3 The Anti-Drone Bazooka . . . For Civilians

Skywall 100

Photo via TechCrunch

Don’t let all these drones buzzing around overhead make you anxious. The good folks over at SkyWall have you covered with the SkyWall 100 Drone Defense System.

The SkyWall 100 looks like a bazooka . . . sort of. But it’s not really bazooka. It’s more like an oversized air rifle that shoots a net to a distance of up to 100 meters (330 ft). That’s not going to be much help against a Predator intent on taking you out with a Hellfire missile, but it’s a considerable threat to many of the small drones that hobbyists use.

SkyWall claims that drones are safely parachuted to the ground once ensnared in the projectile net. Let’s hope so. It may be a legal gray area, but it seems like if you damage someone else’s drone by sending it crashing to the ground in tangle of mesh, you might be liable for the costs.

2 Drone Warships

Seagull Drone

Photo credit: Elbit Systems via Popular Science

In February 2016, Israel-based defense company Elbit unveiled a new unmanned boat named the Seagull. The Seagull’s primary function is mine detection and neutralization, and it can handle every step of the process from start to finish. But get this: Part of the way it detects underwater mines is by sending little underwater submarine drones out to look for them. That’s right, it’s a drone boat operating a bunch of its own cute little drone submarines . . . that blow things up.

Militaries and private firms in several countries are also experimenting with the idea of drone ships. The US Navy conducted an exercise in late 2014 in which remote operators controlled 13 boats at once from a single command console. Granted, the boats were primarily small craft operating in Virginia’s James River, but that’s still pretty impressive. At the rate technology is developing, it’s not too big of a leap to imagine drone battleships in the not-too-distant future.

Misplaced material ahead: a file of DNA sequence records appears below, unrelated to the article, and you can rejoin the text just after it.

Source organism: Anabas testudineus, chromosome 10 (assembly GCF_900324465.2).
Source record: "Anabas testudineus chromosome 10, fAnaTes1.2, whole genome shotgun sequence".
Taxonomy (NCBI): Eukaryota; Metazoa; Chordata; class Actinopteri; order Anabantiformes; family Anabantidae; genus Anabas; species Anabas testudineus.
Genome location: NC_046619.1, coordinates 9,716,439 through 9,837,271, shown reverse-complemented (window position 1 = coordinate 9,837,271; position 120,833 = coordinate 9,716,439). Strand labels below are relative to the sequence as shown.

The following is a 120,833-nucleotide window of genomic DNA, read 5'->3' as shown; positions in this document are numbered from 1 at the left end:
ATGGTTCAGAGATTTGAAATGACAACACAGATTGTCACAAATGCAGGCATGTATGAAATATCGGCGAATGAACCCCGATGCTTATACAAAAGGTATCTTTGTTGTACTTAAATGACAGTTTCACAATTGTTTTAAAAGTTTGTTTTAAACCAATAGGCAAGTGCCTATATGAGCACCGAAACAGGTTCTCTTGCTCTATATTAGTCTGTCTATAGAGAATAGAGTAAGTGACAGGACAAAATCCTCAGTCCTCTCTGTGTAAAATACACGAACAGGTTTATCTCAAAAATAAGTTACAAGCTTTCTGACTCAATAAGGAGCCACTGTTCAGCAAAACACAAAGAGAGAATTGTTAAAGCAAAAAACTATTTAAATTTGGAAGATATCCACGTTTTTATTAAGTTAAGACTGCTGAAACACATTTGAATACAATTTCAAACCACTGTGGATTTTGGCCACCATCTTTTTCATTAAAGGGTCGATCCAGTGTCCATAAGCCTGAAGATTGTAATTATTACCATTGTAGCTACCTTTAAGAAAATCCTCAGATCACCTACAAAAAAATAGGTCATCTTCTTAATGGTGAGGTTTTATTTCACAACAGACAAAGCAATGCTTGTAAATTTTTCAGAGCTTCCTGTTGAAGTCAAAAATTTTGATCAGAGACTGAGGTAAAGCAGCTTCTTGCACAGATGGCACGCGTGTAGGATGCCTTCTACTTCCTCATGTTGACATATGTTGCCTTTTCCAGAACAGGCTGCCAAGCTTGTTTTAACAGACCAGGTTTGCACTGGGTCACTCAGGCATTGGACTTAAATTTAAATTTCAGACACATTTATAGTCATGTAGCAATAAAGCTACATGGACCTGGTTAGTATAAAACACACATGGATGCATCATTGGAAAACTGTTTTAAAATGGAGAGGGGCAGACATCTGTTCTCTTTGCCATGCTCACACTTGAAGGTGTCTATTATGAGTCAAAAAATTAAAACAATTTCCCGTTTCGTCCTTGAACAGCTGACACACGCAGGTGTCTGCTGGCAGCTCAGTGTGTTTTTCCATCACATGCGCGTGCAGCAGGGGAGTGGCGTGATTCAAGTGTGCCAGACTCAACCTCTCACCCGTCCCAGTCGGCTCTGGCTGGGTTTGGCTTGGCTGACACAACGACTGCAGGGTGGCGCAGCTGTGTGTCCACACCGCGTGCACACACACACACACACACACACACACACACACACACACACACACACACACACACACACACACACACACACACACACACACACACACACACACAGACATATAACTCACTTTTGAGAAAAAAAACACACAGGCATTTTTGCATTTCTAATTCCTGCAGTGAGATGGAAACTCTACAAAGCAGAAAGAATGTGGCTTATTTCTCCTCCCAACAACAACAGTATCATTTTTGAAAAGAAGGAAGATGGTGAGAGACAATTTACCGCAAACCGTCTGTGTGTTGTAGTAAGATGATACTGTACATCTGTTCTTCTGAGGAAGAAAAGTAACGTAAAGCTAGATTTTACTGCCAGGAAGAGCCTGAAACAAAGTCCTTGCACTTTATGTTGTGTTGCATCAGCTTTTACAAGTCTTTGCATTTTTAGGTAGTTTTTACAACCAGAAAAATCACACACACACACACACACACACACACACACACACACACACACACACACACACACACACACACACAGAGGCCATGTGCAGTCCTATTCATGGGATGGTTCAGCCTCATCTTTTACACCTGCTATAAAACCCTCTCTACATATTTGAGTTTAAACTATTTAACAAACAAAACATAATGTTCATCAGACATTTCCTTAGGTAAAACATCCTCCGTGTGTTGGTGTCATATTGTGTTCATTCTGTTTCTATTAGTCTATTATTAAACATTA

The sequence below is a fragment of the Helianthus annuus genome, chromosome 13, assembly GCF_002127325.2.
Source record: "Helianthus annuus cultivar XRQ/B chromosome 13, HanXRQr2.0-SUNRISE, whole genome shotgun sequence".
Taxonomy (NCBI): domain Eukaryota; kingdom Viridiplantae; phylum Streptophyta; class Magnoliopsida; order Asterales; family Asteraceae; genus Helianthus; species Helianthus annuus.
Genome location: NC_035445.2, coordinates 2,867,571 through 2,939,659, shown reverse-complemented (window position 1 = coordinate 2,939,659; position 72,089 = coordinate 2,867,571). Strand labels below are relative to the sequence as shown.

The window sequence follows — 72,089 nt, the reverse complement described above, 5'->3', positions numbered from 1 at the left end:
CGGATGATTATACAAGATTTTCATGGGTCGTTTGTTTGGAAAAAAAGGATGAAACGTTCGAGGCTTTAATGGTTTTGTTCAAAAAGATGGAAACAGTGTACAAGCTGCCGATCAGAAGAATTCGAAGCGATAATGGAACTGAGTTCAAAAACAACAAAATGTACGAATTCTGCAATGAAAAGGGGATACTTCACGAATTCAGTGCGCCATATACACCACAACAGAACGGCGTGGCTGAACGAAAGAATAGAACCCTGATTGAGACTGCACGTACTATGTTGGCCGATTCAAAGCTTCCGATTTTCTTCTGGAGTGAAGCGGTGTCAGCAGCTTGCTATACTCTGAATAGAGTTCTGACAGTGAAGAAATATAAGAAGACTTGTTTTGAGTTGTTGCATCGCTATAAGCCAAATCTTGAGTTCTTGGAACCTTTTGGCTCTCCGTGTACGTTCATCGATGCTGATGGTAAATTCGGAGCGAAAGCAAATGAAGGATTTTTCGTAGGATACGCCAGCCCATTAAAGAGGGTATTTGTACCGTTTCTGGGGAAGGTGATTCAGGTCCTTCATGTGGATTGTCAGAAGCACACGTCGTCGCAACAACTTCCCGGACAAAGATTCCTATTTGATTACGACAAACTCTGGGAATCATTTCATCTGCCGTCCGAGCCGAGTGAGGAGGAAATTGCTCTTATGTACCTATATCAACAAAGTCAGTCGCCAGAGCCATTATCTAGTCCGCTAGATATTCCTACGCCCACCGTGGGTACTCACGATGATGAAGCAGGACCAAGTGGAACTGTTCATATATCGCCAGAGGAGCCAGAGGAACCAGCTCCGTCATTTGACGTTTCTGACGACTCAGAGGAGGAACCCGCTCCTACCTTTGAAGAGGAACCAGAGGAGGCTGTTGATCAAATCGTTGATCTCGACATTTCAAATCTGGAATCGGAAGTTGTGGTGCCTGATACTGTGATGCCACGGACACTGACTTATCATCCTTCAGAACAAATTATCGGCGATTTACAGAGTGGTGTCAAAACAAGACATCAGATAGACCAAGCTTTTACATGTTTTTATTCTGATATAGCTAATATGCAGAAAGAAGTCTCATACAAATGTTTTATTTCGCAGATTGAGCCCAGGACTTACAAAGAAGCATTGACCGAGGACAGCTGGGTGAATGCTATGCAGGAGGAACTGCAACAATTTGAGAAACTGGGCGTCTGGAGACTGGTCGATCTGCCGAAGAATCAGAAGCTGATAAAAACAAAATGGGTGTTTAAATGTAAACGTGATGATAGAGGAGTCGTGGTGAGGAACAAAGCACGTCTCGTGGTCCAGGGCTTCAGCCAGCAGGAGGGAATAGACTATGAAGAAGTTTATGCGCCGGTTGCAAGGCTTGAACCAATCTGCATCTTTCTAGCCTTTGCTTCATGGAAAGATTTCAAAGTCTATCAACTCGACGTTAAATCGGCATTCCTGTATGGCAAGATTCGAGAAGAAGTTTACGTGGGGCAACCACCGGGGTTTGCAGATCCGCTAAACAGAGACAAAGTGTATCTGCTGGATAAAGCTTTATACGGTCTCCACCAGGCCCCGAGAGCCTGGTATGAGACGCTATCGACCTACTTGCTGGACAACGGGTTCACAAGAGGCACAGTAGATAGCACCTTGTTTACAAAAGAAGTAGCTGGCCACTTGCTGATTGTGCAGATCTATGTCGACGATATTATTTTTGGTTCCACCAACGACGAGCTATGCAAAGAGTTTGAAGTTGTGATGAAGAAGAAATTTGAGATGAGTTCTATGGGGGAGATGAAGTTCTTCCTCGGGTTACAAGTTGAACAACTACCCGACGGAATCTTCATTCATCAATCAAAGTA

1 Wildlife Conservation And Management

Drone Herding Cattle

As previously mentioned, ranchers are increasingly relying on drones to help find lost cattle, but they’re also starting to use them to help bring the lost cattle home. Professor John Church, a specialist in cattle research at Thompson Rivers University in British Columbia, Canada, says he has used drones “like a flying border collie” to herd cattle. Church doesn’t prefer that method, though. He prefers that the cattle remain oblivious to the drones monitoring them from above. That’s a growing trend.

Researchers with the National Oceanic and Atmospheric Administration (NOAA) have started using drones to count the calves in dolphin and whale pods around the Hawaiian islands without disturbing the animals. Drones present an immense opportunity for studying animals in their natural habitat in a noninvasive manner.

Darien Cavanaugh is a contributor to War is Boring, Offiziere, and Reverb Press. His work has also been published by The National Interest, RealClearDefense, The Week, and the Center for Security Studies, among others. He’s an editor at The Frank Martin Review and The Progressive Standard. You can find him on Facebook and Twitter @DarienCavanaugh.